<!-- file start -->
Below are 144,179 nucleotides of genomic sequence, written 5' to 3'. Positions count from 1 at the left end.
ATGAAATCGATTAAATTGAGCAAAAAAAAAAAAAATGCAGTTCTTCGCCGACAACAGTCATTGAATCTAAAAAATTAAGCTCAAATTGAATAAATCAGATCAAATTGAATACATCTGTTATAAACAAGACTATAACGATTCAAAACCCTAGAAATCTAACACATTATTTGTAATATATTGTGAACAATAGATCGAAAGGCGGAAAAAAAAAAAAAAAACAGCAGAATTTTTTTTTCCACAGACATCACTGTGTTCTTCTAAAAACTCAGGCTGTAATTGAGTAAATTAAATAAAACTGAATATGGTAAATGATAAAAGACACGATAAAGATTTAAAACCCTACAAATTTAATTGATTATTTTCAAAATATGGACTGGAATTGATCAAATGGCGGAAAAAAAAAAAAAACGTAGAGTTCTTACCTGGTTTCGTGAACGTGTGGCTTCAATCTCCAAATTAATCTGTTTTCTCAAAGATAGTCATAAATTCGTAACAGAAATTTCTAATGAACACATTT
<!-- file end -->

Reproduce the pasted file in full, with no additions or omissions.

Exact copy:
Below are 144,179 nucleotides of genomic sequence, written 5' to 3'. Positions count from 1 at the left end.
ATGAAATCGATTAAATTGAGCAAAAAAAAAAAAAATGCAGTTCTTCGCCGACAACAGTCATTGAATCTAAAAAATTAAGCTCAAATTGAATAAATCAGATCAAATTGAATACATCTGTTATAAACAAGACTATAACGATTCAAAACCCTAGAAATCTAACACATTATTTGTAATATATTGTGAACAATAGATCGAAAGGCGGAAAAAAAAAAAAAAAACAGCAGAATTTTTTTTTCCACAGACATCACTGTGTTCTTCTAAAAACTCAGGCTGTAATTGAGTAAATTAAATAAAACTGAATATGGTAAATGATAAAAGACACGATAAAGATTTAAAACCCTACAAATTTAATTGATTATTTTCAAAATATGGACTGGAATTGATCAAATGGCGGAAAAAAAAAAAAAACGTAGAGTTCTTACCTGGTTTCGTGAACGTGTGGCTTCAATCTCCAAATTAATCTGTTTTCTCAAAGATAGTCATAAATTCGTAACAGAAATTTCTAATGAACACATTT